Heat 1 tablespoon more oil over medium-high heat until shimmering.  Add onions, garlic, tomato paste, and thyme and cook until onions are softened and lightly browned, 8-10 minutes.  Stir in flour and cook for 1 minute.  Slowly whisk in wine, scraping up any browned bits.  Whisk in 1 cup broth, smoothing out any lumps; transfer to slow cooker.

Microwave potatoes and carrots with remaining tablespoon oil in covered bowl, stirring occasionally, until vegetables are nearly tender, about 5 minutes; transfer to slow cooker.  Stir remaining 3 cups broth and bay leaves into slow cooker.  Nestle browned chicken with any accumulated juice into slow cooker.  Cover and cook until chicken is tender, 4-6 hours on low.

Transfer chicken to cutting board, let cool slightly, then shred into bite-sized pieces.  Let stew settle for 5 minutes, then remove fat from surface using a large spoon.  Discard bay leaves.

Stir shredded chicken and peas into stew and let sit until heated through, about 5 minutes.  (Adjust stew consistency with additional hot broth as needed.)  Stir in parsley, season with salt and pepper to taste, and serve.

My notes about the recipe:  I only used half the amount of oil stated.  The chicken thighs produced plenty of fat on their own, and so I only used 1 tablespoon at the beginning.  Also, I added 1 tablespoon of oil to the vegetables that went into the microwave.  I think any frozen vegetable would be good added into the stew.  It's a good way to rid your freezer of partially used packages.  I had an open package of frozen peas, but it contained only 3/4 cup.  I hated to open another package for such a small amount.  Instead, I added another partially used package of frozen corn, about an additional 3/4 cup.  I liked the color it added.  I wouldn't hesitate to use pretty much any frozen or leftover vegetable you might have hanging around.  Some drained canned diced tomatoes might add some nice color at the end as well.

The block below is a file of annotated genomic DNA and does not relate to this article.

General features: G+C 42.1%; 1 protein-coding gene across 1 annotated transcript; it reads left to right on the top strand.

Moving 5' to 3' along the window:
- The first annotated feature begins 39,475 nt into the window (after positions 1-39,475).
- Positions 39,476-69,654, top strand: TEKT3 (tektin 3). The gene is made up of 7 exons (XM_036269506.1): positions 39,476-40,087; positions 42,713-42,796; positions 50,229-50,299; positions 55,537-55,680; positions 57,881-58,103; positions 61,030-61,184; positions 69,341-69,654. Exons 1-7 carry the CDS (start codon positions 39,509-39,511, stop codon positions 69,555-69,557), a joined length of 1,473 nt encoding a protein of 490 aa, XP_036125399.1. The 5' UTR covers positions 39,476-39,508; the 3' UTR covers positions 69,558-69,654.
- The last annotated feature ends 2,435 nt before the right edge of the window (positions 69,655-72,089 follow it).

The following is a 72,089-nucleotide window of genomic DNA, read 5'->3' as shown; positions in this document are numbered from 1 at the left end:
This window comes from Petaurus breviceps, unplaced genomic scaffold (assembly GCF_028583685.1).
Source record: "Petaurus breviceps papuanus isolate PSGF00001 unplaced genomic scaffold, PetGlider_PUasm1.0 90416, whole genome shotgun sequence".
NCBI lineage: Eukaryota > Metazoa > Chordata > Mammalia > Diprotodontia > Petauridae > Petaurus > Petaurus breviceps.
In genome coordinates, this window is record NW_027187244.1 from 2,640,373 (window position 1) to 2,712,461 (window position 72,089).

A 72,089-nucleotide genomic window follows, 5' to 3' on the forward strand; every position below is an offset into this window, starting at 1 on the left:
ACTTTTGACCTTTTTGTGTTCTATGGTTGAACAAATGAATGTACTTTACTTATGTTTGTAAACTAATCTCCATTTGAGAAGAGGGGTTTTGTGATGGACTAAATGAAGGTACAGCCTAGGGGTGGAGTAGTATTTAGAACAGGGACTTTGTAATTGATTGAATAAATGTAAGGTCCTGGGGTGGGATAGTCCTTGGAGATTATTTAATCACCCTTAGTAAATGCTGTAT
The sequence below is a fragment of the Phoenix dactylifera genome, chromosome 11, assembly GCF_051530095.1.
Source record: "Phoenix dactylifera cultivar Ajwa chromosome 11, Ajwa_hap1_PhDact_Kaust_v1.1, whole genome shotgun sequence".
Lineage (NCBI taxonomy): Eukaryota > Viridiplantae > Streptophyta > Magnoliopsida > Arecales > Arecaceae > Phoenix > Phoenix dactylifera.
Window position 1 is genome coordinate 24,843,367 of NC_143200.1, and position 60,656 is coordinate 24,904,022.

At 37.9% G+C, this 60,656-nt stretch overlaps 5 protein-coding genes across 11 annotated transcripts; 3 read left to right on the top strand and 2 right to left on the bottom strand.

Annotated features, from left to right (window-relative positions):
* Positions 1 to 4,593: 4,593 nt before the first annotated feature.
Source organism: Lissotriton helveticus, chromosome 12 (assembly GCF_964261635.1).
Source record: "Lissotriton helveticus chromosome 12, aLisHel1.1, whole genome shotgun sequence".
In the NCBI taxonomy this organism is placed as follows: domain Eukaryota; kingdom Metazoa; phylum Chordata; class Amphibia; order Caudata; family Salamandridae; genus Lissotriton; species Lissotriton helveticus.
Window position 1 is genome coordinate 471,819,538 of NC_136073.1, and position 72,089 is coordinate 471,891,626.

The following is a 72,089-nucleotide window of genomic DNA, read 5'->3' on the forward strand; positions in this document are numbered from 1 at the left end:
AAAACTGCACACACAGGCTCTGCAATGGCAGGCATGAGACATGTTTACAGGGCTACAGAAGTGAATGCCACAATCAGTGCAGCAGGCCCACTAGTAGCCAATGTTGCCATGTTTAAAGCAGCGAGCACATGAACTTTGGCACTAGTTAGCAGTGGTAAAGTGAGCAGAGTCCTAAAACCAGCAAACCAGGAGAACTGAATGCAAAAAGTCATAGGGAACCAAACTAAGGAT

This stew has everything it needs to be a meal in and of itself.  I would even serve it to guests at a casual get-together.  The broth was especially nice, and so some sort of bread for dunking is a good choice for a side dish.  I used Texas Toast.  Pop it into your toaster oven.  When it dings, dinner is served!

10 comments from clever and witty friends:

Nancy said...

I love America's Test Kitchen!! We get the show on our local PBS channel and I also subscribe to their website.. They have allowed me to really pump up the meals for the two of us... That recipe sounds great!! I'll have to try it..

Snoodles said...

Yum! That looks awesome....I can substitute some rutabaga for the potatoes (for our low carb diet) and this will be great! If I don't have the wine in my pantry, what would you suggest as an alternative?

Loretta said...

It looks sooo delicious Barbara and the toast points with it too! Lov

LynCC said...

Heee - she looks like she's saying, "Have you forgotten my treats?!"

Mrs.Pickles said...

oh wow that looks really tasty!

Kathy Felsted Usher said...

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Susanne said...

I don't think one can go wrong with a recipe book from America's Test Kitchen. These folks know their stuff. I can see why you bought the book, the cover alone makes my mouth water for lasagna, lol
Thanks for sharing.
Susanne :)

KatieQ said...

I like using the slow cooker for chili, pot roast,stews, and soups. Unfortunately a lot of recipes use canned soups to help make their gravy which is a real turn off for me. It adds an incredible amount of sodium and not much flavor (other than salt). The chicken recipes sound great. I'll definitely have to check out this cookbook. Thanks for the review.

Becky said...

We have this cookbook (hubby bought it). I thought the recipes looked great.

quiltzyx said...

Another book to add to wish list!

One question - in the recipe you said "Stir remaining 3 cups brown and bay leaves into slow cooker."
What is brown?

This does sound reallllly good, especially right now, when we actually have some rain coming down. :D